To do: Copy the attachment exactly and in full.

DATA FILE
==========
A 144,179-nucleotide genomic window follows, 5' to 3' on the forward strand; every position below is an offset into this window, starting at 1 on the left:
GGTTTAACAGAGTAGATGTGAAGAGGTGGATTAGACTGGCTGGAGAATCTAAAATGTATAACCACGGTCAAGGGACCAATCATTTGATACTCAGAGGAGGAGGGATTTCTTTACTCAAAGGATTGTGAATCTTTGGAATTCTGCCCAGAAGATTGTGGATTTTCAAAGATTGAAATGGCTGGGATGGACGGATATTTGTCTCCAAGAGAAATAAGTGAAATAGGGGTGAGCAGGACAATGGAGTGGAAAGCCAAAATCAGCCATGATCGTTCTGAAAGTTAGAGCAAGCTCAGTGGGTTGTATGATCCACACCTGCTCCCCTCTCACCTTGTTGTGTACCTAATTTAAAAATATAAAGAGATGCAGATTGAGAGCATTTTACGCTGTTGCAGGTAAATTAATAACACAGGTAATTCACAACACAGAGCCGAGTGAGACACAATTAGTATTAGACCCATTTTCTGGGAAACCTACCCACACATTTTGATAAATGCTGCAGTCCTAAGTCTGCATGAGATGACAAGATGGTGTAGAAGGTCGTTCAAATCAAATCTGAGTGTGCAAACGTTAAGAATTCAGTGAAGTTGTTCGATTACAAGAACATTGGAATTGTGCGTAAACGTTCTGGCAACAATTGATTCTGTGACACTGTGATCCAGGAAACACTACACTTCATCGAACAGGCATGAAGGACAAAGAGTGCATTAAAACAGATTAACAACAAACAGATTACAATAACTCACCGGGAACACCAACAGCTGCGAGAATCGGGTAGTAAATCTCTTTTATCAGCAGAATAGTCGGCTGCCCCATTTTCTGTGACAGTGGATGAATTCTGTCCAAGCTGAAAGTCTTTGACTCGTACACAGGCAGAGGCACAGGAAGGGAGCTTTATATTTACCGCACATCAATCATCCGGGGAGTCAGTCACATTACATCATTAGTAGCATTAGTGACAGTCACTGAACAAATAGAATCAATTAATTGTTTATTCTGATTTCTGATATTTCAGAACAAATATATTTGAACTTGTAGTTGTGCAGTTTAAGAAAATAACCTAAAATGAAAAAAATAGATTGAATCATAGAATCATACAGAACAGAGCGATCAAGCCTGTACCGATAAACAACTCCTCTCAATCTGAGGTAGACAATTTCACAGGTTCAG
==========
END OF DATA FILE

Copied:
A 144,179-nucleotide genomic window follows, 5' to 3' on the forward strand; every position below is an offset into this window, starting at 1 on the left:
GGTTTAACAGAGTAGATGTGAAGAGGTGGATTAGACTGGCTGGAGAATCTAAAATGTATAACCACGGTCAAGGGACCAATCATTTGATACTCAGAGGAGGAGGGATTTCTTTACTCAAAGGATTGTGAATCTTTGGAATTCTGCCCAGAAGATTGTGGATTTTCAAAGATTGAAATGGCTGGGATGGACGGATATTTGTCTCCAAGAGAAATAAGTGAAATAGGGGTGAGCAGGACAATGGAGTGGAAAGCCAAAATCAGCCATGATCGTTCTGAAAGTTAGAGCAAGCTCAGTGGGTTGTATGATCCACACCTGCTCCCCTCTCACCTTGTTGTGTACCTAATTTAAAAATATAAAGAGATGCAGATTGAGAGCATTTTACGCTGTTGCAGGTAAATTAATAACACAGGTAATTCACAACACAGAGCCGAGTGAGACACAATTAGTATTAGACCCATTTTCTGGGAAACCTACCCACACATTTTGATAAATGCTGCAGTCCTAAGTCTGCATGAGATGACAAGATGGTGTAGAAGGTCGTTCAAATCAAATCTGAGTGTGCAAACGTTAAGAATTCAGTGAAGTTGTTCGATTACAAGAACATTGGAATTGTGCGTAAACGTTCTGGCAACAATTGATTCTGTGACACTGTGATCCAGGAAACACTACACTTCATCGAACAGGCATGAAGGACAAAGAGTGCATTAAAACAGATTAACAACAAACAGATTACAATAACTCACCGGGAACACCAACAGCTGCGAGAATCGGGTAGTAAATCTCTTTTATCAGCAGAATAGTCGGCTGCCCCATTTTCTGTGACAGTGGATGAATTCTGTCCAAGCTGAAAGTCTTTGACTCGTACACAGGCAGAGGCACAGGAAGGGAGCTTTATATTTACCGCACATCAATCATCCGGGGAGTCAGTCACATTACATCATTAGTAGCATTAGTGACAGTCACTGAACAAATAGAATCAATTAATTGTTTATTCTGATTTCTGATATTTCAGAACAAATATATTTGAACTTGTAGTTGTGCAGTTTAAGAAAATAACCTAAAATGAAAAAAATAGATTGAATCATAGAATCATACAGAACAGAGCGATCAAGCCTGTACCGATAAACAACTCCTCTCAATCTGAGGTAGACAATTTCACAGGTTCAG